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Now Available: Innovators Under 35 2013 See The 2013 List »

Pehr A. B. Harbury, 34

Stanford University

Rational drug design and combinatorial chemistry are the Felix and Oscar of biochemistry. The first aims to design new compounds from scratch--the other scoops them up after a throw of the chemical dice. But these opposites are no odd couple in Pehr Harburys hands. Harbury specializes in the finicky, Felix-like business of designing proteins on a computer, modeling them down to the level of individual atomic bonds. The goal is to create proteins that can catalyze chemical reactions that are not naturally found in living organisms. If successful, "designer enzymes" could revolutionize synthetic organic chemistry and provide new tools for drug discovery.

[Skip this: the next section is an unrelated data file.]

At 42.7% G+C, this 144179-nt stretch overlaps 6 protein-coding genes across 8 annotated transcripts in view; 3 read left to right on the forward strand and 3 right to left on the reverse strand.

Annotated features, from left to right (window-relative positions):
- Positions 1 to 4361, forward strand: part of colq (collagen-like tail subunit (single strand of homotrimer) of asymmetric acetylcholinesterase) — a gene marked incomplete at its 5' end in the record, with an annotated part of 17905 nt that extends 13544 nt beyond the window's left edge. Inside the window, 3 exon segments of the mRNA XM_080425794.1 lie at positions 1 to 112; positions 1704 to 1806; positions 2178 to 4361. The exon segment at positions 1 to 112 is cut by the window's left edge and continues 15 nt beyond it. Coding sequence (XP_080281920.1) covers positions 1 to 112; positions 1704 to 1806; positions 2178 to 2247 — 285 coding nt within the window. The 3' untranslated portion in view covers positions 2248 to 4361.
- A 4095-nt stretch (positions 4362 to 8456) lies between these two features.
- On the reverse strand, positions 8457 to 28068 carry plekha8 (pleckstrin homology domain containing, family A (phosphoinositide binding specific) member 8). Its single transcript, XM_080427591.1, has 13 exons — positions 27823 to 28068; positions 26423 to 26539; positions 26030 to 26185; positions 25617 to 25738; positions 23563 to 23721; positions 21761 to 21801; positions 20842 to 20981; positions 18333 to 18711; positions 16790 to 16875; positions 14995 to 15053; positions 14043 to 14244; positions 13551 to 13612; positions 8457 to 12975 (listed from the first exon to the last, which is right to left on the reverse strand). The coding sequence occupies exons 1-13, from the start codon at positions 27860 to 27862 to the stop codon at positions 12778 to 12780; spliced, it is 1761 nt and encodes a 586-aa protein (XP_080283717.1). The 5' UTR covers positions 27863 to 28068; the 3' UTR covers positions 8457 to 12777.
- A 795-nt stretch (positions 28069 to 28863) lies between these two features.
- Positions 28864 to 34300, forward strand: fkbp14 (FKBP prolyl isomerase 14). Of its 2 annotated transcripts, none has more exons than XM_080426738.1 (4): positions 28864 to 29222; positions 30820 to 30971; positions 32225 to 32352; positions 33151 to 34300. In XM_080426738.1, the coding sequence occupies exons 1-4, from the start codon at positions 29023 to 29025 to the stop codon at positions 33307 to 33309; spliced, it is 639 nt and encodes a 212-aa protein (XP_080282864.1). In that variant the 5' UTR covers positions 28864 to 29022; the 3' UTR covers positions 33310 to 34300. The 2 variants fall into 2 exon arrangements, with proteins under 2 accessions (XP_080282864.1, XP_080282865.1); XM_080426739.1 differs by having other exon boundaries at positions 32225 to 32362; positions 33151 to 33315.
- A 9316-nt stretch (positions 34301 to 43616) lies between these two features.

Like Oscar, the lab’s second line of research loves a gamble. Harbury is coming up with ways to produce better drugs via "molecular evolution." This variant of the combinatorial chemistry theme is a trial-and-error method that mimics how the body’s immune system fends off invading pathogens by mixing and matching molecules until it hits on just the right antibody. According to Harbury, this two-pronged approach is a good bet to adapt life’s mechanisms in ways that serve both science and medicine.

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